The VMBS is one of the only veterinary schools and the SATH is one of the only veterinary practices with access to this technology, which performs two different kinds of assessments.
The first is called kinematic assessment, which allows VMBS researchers to examine joint and limb movement using small reflective balls. Barnes compares this technology, which they’re currently only using for research purposes, to that used to create CGI effects in movies.
“It’s the same type of technology,” she said. “We can put small reflective balls on the dogs as they walk, and we have cameras that pick up their movement so we can analyze it.”
The second type of assessment, called kinetic assessment, uses plates to determine how much weight a dog is bearing on each leg. VMBS clinicians have used this tool both with the SATH’s orthopedic patients and in many research projects.
The results produced in the Gait Lab enable researchers to monitor a dog’s joint motion or even detect subtle lameness. If a dog is favoring one leg due to pain, the new technology allows Barnes and her team to see this in the data points.
The data gathered in the Gait Lab allows Barnes and her fellow researchers to quantitatively monitor a dog’s mobility. Prior to using this technology, most postoperative mobility data was subjective, relying on the researcher and pet owner’s perspective to monitor a dog’s progress.
“During a dog’s recovery, the placebo effect occurs in owners and veterinarians,” Barnes shared. “When we do treatments on animals, people want to believe that they’re getting better.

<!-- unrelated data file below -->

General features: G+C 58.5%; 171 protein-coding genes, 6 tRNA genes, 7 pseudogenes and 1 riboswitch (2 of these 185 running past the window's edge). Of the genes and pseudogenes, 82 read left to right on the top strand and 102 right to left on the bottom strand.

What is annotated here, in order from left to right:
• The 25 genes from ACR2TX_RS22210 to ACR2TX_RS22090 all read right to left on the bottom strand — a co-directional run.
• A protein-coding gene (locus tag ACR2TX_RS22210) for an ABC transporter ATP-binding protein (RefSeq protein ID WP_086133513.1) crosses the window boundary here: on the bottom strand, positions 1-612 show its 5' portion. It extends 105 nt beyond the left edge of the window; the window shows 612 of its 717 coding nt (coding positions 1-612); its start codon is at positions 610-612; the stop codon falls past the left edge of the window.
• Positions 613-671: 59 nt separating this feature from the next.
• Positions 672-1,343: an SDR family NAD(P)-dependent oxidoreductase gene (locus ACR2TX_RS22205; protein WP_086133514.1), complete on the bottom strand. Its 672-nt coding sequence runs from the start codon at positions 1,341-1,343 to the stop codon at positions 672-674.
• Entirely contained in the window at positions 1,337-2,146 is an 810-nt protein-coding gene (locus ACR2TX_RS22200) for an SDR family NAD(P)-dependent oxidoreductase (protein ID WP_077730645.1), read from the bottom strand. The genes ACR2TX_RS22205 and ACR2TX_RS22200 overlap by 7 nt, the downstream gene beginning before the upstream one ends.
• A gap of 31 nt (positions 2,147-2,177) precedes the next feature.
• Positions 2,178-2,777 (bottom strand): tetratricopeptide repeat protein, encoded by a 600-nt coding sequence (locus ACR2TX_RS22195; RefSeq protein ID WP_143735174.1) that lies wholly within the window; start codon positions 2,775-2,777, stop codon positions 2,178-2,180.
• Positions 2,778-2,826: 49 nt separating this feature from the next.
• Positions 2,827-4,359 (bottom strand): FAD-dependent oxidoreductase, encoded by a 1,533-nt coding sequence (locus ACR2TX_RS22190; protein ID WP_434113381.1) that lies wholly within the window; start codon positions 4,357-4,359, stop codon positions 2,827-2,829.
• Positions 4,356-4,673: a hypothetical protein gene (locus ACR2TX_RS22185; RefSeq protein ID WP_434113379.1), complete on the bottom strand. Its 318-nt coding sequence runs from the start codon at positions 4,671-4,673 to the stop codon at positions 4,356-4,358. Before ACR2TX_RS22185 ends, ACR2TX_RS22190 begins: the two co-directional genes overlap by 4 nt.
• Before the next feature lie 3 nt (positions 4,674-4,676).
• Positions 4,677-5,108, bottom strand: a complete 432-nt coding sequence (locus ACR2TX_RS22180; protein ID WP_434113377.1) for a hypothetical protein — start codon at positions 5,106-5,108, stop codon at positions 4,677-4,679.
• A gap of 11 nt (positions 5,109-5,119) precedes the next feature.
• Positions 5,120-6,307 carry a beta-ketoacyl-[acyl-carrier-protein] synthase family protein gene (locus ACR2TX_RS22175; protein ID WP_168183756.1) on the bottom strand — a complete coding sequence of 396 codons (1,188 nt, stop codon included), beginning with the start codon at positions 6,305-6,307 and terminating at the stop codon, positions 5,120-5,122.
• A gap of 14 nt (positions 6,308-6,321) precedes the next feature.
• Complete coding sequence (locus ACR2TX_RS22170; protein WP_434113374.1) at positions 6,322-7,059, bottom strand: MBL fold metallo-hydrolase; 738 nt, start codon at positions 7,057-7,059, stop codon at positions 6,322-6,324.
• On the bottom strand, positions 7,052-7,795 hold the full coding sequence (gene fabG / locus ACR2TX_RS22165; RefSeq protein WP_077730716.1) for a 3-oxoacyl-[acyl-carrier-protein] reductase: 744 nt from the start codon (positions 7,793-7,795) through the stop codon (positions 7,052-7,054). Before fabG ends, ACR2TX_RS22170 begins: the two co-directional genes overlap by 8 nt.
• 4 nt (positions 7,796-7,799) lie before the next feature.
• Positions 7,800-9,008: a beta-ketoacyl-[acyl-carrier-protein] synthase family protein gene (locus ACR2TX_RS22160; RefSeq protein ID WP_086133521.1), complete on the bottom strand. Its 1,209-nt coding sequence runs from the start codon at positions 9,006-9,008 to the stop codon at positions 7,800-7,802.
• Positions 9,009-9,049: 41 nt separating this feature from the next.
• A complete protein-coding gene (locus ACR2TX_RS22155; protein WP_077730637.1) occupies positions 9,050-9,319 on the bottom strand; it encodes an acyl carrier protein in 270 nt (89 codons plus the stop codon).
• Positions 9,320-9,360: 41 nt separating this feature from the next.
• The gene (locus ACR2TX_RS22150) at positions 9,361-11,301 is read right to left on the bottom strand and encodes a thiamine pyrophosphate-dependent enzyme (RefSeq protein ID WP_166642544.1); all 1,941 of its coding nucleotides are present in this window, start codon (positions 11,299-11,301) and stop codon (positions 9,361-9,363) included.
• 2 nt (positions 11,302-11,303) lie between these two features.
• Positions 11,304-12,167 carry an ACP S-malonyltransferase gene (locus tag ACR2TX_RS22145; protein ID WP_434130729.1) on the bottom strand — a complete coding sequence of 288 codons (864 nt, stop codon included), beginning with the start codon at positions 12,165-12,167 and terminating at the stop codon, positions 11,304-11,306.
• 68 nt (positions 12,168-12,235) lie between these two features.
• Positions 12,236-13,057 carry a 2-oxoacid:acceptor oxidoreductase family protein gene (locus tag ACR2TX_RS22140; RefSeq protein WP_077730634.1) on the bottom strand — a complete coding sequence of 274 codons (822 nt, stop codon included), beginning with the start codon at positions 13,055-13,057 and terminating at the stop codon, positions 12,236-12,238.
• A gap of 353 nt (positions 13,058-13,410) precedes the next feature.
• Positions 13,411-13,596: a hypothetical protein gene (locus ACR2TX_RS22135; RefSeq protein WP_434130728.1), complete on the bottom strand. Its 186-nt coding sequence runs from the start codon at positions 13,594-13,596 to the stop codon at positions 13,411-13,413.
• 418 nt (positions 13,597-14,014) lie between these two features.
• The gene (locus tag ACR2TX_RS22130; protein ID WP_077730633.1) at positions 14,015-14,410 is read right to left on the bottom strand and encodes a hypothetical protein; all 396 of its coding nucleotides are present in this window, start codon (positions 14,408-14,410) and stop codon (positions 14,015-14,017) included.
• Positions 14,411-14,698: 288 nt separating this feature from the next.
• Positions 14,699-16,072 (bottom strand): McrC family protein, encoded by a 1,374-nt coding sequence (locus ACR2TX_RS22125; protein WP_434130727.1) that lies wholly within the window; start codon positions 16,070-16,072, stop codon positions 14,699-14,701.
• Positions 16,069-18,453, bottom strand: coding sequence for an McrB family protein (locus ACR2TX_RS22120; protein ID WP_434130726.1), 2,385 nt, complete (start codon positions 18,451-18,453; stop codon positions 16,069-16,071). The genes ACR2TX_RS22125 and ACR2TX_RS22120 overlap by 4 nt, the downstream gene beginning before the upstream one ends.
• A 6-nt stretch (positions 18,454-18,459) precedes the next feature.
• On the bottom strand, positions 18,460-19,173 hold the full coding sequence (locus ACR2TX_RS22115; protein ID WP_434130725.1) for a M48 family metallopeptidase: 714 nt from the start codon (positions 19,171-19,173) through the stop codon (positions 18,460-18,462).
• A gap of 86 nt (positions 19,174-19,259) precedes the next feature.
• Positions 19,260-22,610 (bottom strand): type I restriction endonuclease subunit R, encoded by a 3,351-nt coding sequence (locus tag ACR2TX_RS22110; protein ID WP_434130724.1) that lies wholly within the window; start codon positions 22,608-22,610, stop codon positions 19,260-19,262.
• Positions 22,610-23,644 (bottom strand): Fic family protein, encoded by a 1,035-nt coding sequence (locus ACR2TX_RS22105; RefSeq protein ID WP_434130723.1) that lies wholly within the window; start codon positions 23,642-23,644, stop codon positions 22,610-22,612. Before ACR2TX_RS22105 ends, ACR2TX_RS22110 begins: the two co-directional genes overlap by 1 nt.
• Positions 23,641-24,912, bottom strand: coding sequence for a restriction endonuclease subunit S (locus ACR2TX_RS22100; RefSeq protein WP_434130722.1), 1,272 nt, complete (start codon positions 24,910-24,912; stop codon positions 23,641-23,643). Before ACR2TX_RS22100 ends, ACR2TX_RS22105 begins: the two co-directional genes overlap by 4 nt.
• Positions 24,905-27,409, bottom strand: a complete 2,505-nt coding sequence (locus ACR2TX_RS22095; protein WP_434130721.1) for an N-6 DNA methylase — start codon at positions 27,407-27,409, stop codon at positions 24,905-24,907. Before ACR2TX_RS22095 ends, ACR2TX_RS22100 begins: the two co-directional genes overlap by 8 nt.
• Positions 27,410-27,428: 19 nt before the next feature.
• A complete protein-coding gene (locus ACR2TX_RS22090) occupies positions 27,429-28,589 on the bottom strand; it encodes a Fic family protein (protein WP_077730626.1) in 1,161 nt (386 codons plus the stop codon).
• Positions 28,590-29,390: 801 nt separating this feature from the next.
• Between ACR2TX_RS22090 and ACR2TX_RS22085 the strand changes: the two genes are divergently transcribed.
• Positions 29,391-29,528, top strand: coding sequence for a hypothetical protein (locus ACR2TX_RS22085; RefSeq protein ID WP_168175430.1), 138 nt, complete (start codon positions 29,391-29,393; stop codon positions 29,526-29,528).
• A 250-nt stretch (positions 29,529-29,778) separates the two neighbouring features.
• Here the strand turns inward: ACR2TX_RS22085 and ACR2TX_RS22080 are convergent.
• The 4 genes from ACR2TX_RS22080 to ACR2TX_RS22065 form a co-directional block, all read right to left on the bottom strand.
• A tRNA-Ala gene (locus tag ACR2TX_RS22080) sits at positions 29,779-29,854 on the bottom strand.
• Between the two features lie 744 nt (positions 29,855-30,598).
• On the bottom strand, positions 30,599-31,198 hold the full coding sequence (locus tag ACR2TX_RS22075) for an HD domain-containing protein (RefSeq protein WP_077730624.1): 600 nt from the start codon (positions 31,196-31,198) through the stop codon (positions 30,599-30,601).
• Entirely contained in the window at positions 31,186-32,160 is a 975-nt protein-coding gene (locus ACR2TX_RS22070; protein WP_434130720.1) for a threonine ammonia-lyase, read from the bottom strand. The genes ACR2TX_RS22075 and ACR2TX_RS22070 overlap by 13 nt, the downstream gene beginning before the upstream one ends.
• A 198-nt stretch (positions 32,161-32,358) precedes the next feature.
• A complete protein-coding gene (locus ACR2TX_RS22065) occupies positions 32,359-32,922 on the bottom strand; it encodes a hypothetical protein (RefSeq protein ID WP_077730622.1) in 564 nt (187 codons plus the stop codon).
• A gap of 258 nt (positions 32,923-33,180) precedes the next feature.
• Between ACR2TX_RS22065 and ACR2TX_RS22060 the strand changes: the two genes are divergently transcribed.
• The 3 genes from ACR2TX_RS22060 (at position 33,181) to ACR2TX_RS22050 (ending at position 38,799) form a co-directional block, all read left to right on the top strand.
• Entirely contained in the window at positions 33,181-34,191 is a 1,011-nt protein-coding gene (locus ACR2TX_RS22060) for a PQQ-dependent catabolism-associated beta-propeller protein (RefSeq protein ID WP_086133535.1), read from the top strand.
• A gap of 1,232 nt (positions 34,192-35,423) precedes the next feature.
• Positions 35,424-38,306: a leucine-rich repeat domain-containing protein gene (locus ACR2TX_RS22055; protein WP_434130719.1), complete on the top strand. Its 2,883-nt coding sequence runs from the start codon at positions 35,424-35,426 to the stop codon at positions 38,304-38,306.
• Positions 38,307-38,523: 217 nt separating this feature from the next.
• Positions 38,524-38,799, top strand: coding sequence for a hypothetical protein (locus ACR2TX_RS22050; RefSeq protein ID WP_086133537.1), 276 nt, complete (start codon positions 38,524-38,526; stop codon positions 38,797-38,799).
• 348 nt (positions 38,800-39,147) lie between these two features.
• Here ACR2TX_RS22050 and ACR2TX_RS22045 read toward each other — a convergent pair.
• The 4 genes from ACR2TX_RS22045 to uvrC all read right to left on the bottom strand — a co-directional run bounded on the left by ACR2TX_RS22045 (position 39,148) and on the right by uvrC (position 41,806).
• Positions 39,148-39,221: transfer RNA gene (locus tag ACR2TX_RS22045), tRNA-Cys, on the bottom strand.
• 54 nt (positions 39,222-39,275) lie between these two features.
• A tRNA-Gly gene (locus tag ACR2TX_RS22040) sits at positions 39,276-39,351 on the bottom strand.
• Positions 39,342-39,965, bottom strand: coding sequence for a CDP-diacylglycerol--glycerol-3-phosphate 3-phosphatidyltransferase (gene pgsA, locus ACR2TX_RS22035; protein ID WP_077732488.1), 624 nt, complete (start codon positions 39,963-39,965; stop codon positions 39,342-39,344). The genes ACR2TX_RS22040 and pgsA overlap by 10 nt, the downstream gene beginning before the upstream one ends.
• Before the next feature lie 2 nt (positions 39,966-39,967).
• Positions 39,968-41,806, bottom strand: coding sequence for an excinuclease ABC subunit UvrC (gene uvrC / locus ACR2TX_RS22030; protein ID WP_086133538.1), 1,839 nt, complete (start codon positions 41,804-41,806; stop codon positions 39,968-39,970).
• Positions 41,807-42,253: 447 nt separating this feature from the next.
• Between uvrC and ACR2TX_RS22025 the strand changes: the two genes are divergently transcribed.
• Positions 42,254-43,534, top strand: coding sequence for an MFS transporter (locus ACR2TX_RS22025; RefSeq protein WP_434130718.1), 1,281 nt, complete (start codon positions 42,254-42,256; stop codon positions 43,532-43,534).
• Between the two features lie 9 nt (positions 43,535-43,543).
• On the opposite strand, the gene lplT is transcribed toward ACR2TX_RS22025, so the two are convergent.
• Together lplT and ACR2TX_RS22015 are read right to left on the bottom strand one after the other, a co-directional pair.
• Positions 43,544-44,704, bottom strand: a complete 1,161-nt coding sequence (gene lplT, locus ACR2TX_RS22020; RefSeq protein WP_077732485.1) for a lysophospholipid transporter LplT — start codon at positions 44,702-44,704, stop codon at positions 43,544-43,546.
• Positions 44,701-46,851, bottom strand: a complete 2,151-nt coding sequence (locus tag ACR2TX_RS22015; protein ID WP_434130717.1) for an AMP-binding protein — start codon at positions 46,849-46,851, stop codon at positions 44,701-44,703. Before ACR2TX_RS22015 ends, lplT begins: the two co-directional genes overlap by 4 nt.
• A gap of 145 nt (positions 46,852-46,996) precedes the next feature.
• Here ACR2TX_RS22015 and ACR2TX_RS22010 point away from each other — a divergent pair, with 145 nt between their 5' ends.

“The Gait Lab is great because it gives us an objective number for how much weight a dog is bearing on their leg, instead of having to rely on just, ‘I think it looks pretty good.’ It helps us track them over time and really be able to tell the impact of what we’ve done for them,” she said.
Because the kinetic assessment technology used with patients in the Gait Lab is not typically available at private veterinary practices, Texas A&M is one of the only places in the state where patients can experience its benefit; as such, the SATH and the work being conducted in the Gait Lab have the potential to make a large impact on veterinary medicine.
The Forefront Of Veterinary Medicine
Texas A&M continues to move veterinary research into the future by empowering work like Barnes’ research in 3D printing and the Gait Lab.
These technologies are still relatively new in terms of veterinary surgical technology, and Barnes is one of few practitioners dedicating her career to their advancement.
“They’re a little bit more common in human medicine. It’s something that is becoming more available in veterinary medicine, but it’s often more time consuming,” she said. “There are other universities that do it, but it’s definitely something that’s still up and coming.”
Barnes is also helping ensure that these technologies will grow in the future by passing on her knowledge and experiences to students.
“I do a lecture on 3D printing in angular limb deformities,” she said. “Students will usually look at the models together, look at the guides if we have them, and talk about the deformity and what things we’re going to do to correct it.”
Because of Barnes’ work, as well as other innovations in research and patient care being explored at Texas A&M, the SATH will be home to many exciting breakthroughs in the coming years.
As Barnes continues to help pioneer this movement, she looks to the future with excitement.
“It’s coming out more and more in veterinary medicine, so hopefully we’ll get the opportunities to use it even more,” she said. “If you know any cases, any dogs with crooked legs, send them over. We’d be happy to see them.”